The advent of PET/CT imaging has improved baseline staging and surveillance for disease recurrence in cancer patients. The ability to co-register the anatomical data of CT with the functional data of PET in a hybrid PET/CT image provides diagnostic information unmatched by either modality alone. PET/CT imaging also has some specific pitfalls related to abnormal foci of FDG uptake, including correction artifact; physiological uptake in muscle, fat, or bowel; and nonmetastatic uptake in inflammation or benign tumors [12
]. We demonstrate in our large series of cases that isolated pelvic hot spots have an overall incidence of 1.1% (8/700), with the majority (5/8 or 62.3%) being due to physiological or benign uptake in female reproductive organs. It may be possible to minimize physiologic FDG uptake in the uterus and ovaries by understanding how this uptake relates to the stages of the menstrual cycle or to reproductive hormonal shifts. Further understanding of such phenomena can prove useful in detecting pelvic tumors accurately in females where detection would be otherwise confounded by the presence of benign pelvic hot spots. For example, women could be scheduled for PET/CTs during the secretory phase of their cycle to minimize uterine uptake or during the proliferative phase of their cycle to minimize corpus luteal cyst uptake. Other isolated pelvic hot spots on PET/CT such as uptake in inflamed bowel or within leaked urine are more difficult to address systematically and likely require a case-by-case approach with knowledge of detailed clinical history (i.e., Crohn’s disease patient with active disease, leukocytosis, etc.) and/or notes from the radiology technologist (i.e., patient with leaked urine during the examination).
Irrespective of the considerations above, one clear result of our study is that solitary pelvic hot spots appear unlikely to represent metastatic disease. We had only one case (1/8, 12.5%) of malignant disease in our series, but not related to metastases. This is an important result that may provide reassurance to an anxious patient and allow for a more conservative approach to the work-up of such a finding. It is also worth noting that an isolated pelvic hot spot might give rise to greater concern in community practice, where PET/CT studies are often performed without intravenous iodinated contrast. The ability to recognize benign uptake in a fibroid or corpus luteum cyst may be very limited in this scenario, and the reassurance provided by our study would then become even more important. While we cannot conclude that a solitary pelvic hot spot will never be due to metastatic disease, such an occurrence would seem rare, given that we did not see this once in 700 cases. It is important to note, though, that in patients with colorectal cancer, and conceivably with other primary malignancies arising in the pelvis, the likelihood of an isolated hypermetabolic focus in the pelvis being local recurrence or residual tumor may be relatively higher when compared to other malignancies.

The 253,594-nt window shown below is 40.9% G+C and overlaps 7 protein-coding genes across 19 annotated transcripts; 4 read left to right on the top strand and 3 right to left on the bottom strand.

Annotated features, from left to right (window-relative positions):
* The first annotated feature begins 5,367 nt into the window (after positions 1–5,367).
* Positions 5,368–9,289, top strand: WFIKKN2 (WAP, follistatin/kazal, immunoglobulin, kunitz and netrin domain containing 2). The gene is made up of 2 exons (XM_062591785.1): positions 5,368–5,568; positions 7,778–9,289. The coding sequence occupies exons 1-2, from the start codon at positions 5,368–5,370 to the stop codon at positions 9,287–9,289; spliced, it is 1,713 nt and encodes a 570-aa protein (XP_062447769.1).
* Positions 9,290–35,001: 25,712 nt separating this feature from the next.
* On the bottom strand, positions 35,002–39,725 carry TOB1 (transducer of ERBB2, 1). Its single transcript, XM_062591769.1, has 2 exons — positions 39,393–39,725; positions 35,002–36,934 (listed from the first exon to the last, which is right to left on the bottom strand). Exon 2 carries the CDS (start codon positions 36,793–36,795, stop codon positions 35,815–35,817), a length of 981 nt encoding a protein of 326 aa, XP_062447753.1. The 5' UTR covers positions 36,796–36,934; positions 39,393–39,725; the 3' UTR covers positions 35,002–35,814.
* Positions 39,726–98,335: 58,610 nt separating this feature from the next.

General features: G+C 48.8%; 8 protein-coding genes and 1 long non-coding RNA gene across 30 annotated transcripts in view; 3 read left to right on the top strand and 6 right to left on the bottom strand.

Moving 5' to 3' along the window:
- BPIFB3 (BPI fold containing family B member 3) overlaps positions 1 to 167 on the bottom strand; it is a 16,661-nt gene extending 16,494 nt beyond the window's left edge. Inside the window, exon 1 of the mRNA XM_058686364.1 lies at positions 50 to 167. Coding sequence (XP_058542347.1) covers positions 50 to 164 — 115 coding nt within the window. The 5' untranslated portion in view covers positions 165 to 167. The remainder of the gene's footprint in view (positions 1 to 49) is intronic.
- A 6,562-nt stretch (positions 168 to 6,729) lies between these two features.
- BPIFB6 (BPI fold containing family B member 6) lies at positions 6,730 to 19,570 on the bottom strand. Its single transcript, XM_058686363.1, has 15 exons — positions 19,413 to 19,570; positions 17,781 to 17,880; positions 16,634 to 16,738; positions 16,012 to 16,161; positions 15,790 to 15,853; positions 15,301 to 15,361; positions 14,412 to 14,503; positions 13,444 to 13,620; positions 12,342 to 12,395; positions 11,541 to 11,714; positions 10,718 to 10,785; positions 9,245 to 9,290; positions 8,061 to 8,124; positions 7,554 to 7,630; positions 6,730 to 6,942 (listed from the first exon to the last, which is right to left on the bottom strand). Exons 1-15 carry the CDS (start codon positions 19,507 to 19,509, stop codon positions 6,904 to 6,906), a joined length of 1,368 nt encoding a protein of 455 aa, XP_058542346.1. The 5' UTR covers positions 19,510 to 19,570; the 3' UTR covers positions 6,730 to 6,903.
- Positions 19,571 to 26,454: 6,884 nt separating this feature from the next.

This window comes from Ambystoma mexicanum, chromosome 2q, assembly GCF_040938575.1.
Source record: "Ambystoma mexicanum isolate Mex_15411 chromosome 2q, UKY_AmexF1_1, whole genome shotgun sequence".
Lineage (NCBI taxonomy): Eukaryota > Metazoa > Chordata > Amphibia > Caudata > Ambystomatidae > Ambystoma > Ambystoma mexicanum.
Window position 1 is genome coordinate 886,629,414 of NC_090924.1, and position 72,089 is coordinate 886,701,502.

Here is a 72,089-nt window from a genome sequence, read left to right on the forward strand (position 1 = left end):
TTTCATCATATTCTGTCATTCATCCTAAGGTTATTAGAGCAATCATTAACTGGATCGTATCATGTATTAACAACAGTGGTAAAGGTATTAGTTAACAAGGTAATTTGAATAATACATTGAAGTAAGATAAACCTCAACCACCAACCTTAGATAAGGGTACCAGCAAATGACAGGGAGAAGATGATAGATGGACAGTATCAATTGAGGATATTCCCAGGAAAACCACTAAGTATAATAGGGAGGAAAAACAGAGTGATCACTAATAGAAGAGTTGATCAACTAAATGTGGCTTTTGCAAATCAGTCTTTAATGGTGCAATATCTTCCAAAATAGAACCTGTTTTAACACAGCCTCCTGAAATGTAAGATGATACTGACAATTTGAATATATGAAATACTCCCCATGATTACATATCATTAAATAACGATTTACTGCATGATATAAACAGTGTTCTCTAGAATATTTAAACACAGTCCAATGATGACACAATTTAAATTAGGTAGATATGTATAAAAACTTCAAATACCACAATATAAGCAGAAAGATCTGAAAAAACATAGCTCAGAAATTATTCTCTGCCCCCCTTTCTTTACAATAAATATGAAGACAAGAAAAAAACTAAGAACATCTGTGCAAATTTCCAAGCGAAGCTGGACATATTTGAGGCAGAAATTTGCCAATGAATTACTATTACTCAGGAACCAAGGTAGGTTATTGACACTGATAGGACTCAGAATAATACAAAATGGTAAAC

Our study has some limitations. First, this was a retrospective study with all inherent limitations of such a design. Second, the research was done at a single tertiary institution with a population that may not reflect the general population; however, our findings were mostly related to physiologic changes and uterine leiomyomas rather than rare pathologic conditions or specialized treatments. Third, we did not stratify patients based on their initial diagnosis, but pooled all into one group. It is conceivable that within certain group of patients, for instance, a patient with a primary anorectal cancer, an isolated hot spot would more likely represent malignancy rather than a benign hot spot. The fact that we identified only one case of isolated malignant focus may be explained by our research design. On the other hand, our large sample size probably mitigates any detrimental effects of this bias. Fourth, we had only one reader reviewing all images and that precludes any assessment of interobserver variability. Although this may be a significant limitation on research assessing the accuracy of a diagnostic method, it is less likely to have a major impact on a descriptive study. In addition, it is conceivable that that the single reader missed an isolated hot spot within the pelvis that would have been otherwise detected by a second radiologist. This is felt to be unlikely as there were three independent opportunities to identify such findings: the PET images, the CT images, and the related report. Fifth, our definitions of hot spot did not use any strict SUV numbers. SUV measurements are, however, subject to variability due to physiological aspects (such as blood glucose level, body habitus, and organ of interest) and measurement variability, including camera calibration, time of scanning postinjection, size of regions of interest, and choice of backgrounds. Irrespectively, the use of a minimal SUV threshold to establish the presence of an isolated hot spot would not have changed the conclusions of this study, as we would not have increased the number of malignant lesions identified. In summary, understanding the incidence and radiologic appearance of isolated hot spots in PET/CT imaging is pivotal in accurate diagnosis of malignant vs. benign disease. Our results show that isolated pelvic hot spots at PET/CT imaging in an oncological population are not common and usually benign; physiological endometrial or ovarian uptake is the single commonest cause.